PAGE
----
“Why is it that people are willing to spend $20 on a bowl of pasta with sauce that they might actually be able to replicate pretty faithfully at home, yet they balk at the notion of a white-table cloth Thai restaurant, or a tacos that cost more than $3 each? Even in a city as “cosmopolitan” as New York, restaurant openings like Tamarind Tribeca (Indian) and Lotus of Siam (Thai) always seem to elicit this knee-jerk reaction from some diners who have decided that certain countries produce food that belongs in the “cheap eats” category—and it’s not allowed out. (Side note: How often do magazine lists of “cheap eats” double as rundowns of outer-borough ethnic foods?) Yelp, Chowhound, and other restaurant sites are littered with comments like, “$5 for dumplings?? I’ll go to Flushing, thanks!” or “When I was backpacking in India this dish cost like five cents, only an idiot would pay that much!” Yet you never see complaints about the prices at Western restaurants framed in these terms, because it’s ingrained in people’s heads that these foods are somehow “worth” more. If we’re talking foie gras or chateaubriand, fair enough. But be real: You know damn well that rigatoni sorrentino is no more expensive to produce than a plate of duck laab, so to decry a pricey version as a ripoff is disingenuous. This question of perceived value is becoming increasingly troublesome as more non-native (read: white) chefs take on “ethnic” cuisines, and suddenly it’s okay to charge $14 for shu mai because hey, the chef is ELEVATING the cuisine.”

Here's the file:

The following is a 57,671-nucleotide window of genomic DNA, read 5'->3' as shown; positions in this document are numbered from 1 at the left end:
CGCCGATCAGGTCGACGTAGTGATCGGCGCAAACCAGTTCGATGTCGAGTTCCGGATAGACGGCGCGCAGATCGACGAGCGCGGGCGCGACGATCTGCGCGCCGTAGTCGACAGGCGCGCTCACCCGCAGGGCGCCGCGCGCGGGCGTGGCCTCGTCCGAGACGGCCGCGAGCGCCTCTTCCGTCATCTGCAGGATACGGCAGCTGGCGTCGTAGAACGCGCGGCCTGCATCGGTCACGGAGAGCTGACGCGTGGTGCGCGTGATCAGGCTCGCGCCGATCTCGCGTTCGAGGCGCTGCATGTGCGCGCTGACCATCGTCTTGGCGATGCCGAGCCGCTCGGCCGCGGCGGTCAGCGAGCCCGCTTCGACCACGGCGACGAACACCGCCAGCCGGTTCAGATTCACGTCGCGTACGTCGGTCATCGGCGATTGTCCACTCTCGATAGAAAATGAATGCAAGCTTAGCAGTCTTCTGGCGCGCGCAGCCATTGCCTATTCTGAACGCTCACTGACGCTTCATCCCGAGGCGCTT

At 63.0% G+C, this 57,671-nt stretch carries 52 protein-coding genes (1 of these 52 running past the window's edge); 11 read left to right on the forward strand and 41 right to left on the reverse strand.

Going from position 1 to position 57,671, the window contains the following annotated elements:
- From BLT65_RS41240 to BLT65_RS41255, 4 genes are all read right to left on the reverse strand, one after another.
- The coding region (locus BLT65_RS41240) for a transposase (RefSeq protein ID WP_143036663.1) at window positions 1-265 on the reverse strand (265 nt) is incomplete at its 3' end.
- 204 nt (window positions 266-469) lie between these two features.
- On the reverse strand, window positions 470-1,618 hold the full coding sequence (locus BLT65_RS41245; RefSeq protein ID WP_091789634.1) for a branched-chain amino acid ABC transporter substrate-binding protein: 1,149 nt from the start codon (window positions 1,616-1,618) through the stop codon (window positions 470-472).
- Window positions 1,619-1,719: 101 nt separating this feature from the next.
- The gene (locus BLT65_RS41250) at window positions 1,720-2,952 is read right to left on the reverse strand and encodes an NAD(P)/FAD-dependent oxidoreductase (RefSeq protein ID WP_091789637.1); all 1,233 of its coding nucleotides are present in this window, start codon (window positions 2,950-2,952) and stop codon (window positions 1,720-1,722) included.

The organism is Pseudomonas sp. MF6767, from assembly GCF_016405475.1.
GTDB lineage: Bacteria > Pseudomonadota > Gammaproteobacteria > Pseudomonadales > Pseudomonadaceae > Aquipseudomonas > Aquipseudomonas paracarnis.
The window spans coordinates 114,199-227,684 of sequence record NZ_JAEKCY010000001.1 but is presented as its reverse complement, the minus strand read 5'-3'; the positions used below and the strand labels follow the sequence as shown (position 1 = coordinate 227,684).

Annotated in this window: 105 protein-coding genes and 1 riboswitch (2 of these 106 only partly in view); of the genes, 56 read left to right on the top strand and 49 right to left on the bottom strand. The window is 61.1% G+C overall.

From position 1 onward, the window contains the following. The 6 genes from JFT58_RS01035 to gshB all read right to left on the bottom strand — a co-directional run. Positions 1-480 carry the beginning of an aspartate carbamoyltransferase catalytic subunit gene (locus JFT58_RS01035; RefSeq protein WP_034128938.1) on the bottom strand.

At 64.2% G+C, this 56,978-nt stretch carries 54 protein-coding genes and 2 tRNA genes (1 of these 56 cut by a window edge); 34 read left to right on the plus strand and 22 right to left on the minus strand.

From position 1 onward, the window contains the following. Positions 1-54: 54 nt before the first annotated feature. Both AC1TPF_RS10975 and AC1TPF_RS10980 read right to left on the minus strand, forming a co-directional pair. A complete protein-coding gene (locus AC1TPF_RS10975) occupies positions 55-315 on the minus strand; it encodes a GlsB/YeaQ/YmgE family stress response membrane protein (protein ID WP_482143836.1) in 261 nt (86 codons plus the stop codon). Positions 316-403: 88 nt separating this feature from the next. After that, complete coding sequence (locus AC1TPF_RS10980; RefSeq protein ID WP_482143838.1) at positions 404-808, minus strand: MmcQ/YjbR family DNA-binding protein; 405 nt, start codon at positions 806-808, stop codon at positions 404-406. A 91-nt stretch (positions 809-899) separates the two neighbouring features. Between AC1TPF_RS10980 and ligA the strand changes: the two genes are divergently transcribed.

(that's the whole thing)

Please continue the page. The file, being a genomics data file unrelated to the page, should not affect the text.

It has been exactly 70 years since the sinking of 対馬丸 (Tsushima Maru), a boat carrying 1,484 civilians (826 of which were school children). It was to take them from Okinawa to safety on the Mainland Japan. However, the boat was attacked by the USS Bowfin, nicknamed the “Pearl Harbor Avenger”, and it sank within 11 minutes. Only 59 survived.
Today, there is a memorial museum in Okinawa dedicated to the tragedy, and I have visited it many times with my grandmother, who had had a friend who died on the ship. At the museum, there is a large wall filled with over a thousand names and the ages of the people who died on Tsushima Maru. Walking past, I could see people aged in their 70s, most likely accompanying a young grandchild, I saw children ranging from 1 to 16 years old. There were even a few with the number 0, yet to be born, next to their mother’s name. Every time I see that wall, my heart wrenches at the injustice of it. Whether or not the USA knew is still unclear, although English sources written by Americans often say it was a mistake. However I do not think it matters if it was on purpose or not any longer, I just want the lives of those who died to be remembered. On this day, I remember.